You have to stop trying to be your own copy writer, web designer, customer support staff, product innovator, tax accountant, marketer, search engine optimizer, press release contact, book keeper, etc., etc., etc..

Start becoming a believer in the saying – “Do what you do best and farm out the rest!”

Establish a “Team” of people who help you succeed. Some will work with you and/or for you. Others will be mentors to you. Use your team to help build your business and improve your prosperity.

To emphasize the importance of establishing a team, I encourage you to review some of the Interview articles from past issues of DEMC. In fact, I’d recommend you start by reading the interview in today’s issue of John Di Lemme. You will find again and again in these interviews, that successful business owner mention how their “Team” has helped them arrive where they are today.


2) Fail to establish a niche.

Who is your business’ target audience?

Let me share a story with you . . .

Just yesterday, I was speaking with a customer who directed me to her web site. I asked her what is the site about. She said, well it’s a portal for people to click to other places that might interest them. Upon visiting the site, I found it even says: “Check out the wide selection of programs and entertainment we have to offer!”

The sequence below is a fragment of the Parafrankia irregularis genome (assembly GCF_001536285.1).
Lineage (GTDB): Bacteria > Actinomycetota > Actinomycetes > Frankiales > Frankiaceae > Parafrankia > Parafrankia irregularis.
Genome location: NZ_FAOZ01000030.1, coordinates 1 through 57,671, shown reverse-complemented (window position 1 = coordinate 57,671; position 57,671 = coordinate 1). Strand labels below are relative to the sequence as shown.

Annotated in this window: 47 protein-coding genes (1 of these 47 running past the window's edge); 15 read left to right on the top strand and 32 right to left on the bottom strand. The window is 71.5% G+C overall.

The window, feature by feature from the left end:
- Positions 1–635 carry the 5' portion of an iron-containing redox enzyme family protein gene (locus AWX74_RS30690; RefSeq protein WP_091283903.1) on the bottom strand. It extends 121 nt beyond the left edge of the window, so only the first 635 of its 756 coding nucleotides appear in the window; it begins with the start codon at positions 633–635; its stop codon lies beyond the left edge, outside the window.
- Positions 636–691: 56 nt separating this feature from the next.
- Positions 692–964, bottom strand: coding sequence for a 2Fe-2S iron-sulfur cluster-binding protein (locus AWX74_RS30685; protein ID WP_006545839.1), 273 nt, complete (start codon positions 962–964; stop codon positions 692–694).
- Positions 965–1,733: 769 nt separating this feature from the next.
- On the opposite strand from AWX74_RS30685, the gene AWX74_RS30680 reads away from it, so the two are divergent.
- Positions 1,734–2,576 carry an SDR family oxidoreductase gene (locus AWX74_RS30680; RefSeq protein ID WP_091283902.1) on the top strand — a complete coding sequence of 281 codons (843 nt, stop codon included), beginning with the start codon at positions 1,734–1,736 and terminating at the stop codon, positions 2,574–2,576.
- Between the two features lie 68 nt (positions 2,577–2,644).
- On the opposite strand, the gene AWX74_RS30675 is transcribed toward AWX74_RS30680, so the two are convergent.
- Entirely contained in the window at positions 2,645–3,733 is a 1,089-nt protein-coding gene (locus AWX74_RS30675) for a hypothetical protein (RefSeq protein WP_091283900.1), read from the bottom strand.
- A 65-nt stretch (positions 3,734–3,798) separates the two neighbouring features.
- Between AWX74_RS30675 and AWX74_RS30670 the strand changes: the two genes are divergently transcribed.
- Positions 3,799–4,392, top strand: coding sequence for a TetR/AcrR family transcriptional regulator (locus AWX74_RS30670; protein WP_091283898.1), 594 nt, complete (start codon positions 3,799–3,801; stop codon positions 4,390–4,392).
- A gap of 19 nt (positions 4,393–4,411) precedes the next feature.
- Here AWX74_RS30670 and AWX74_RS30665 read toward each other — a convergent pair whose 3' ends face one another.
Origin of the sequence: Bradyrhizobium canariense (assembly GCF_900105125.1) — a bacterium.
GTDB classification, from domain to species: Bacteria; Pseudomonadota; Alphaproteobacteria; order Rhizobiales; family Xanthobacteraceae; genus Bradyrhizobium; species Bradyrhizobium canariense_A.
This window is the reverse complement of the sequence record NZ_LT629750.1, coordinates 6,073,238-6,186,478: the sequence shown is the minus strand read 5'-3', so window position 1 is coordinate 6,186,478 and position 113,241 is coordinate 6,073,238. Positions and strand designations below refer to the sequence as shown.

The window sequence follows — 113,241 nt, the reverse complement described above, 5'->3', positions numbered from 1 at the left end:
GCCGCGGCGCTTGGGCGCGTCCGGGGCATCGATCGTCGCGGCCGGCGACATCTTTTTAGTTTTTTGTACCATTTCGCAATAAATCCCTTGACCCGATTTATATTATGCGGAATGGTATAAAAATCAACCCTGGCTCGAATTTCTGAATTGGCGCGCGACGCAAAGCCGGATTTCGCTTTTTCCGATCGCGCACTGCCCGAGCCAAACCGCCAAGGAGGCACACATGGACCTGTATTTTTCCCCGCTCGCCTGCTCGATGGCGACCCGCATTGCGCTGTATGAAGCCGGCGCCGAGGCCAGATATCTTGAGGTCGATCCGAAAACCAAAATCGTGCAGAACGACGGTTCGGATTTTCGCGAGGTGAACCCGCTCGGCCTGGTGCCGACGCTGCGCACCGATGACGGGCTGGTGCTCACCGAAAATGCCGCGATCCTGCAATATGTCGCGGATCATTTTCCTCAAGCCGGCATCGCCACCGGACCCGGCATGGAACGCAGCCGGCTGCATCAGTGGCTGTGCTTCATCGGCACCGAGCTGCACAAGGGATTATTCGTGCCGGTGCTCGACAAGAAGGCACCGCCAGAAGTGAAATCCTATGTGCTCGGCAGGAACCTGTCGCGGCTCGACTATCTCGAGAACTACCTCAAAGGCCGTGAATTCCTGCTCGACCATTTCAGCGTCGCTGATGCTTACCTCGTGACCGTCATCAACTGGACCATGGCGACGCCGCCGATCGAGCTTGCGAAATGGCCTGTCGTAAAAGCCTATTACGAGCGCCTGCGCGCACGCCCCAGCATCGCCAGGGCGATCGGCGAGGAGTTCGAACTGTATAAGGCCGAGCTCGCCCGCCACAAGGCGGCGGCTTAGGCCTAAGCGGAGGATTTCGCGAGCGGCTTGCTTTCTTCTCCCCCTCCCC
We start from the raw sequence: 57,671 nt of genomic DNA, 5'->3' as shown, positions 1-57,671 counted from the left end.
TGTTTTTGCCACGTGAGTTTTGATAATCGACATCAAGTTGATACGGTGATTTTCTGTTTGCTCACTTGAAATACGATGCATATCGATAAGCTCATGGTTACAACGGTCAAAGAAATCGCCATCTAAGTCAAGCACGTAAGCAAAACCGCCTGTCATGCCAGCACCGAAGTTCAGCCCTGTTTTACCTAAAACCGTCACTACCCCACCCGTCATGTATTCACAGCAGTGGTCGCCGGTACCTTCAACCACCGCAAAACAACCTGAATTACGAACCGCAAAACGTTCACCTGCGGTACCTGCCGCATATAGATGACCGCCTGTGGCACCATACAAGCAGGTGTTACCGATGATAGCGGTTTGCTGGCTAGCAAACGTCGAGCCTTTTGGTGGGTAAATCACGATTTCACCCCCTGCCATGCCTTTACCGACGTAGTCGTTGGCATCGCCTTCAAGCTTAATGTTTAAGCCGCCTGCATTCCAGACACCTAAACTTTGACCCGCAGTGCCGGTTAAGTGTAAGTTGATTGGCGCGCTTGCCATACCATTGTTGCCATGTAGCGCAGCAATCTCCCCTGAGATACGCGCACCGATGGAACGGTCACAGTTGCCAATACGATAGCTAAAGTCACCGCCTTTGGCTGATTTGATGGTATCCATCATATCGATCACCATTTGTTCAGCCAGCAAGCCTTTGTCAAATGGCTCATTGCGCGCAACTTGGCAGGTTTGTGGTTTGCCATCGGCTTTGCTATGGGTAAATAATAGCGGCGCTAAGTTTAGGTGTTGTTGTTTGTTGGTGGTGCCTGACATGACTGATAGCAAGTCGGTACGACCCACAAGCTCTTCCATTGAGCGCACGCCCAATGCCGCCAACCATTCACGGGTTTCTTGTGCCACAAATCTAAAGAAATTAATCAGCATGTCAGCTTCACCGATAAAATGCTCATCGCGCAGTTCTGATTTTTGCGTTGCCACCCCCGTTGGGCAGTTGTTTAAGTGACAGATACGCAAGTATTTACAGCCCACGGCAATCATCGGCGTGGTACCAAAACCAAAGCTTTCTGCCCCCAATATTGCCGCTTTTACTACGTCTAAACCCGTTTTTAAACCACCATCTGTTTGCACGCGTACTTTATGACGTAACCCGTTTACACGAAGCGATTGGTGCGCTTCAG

I was shocked that some one had sold her the site as a money making opportunity. There was no reason for anyone to go to this site. The site had no niche, no product to sell and no unique selling proposition. I expect, if anyone happened to go to the site, they would promptly go elsewhere.

She wanted to know what she could do to improve the results of the site. Honestly, I told her she needed to start again and build a business with a niche.

She asked me, “What is a niche?”

I explained to her, a niche is simply a specific subject matter that your business focuses on. With a niche you are able to deliver information that answers the specific questions of your marketplace.

“But why do I need a niche?” She followed up with.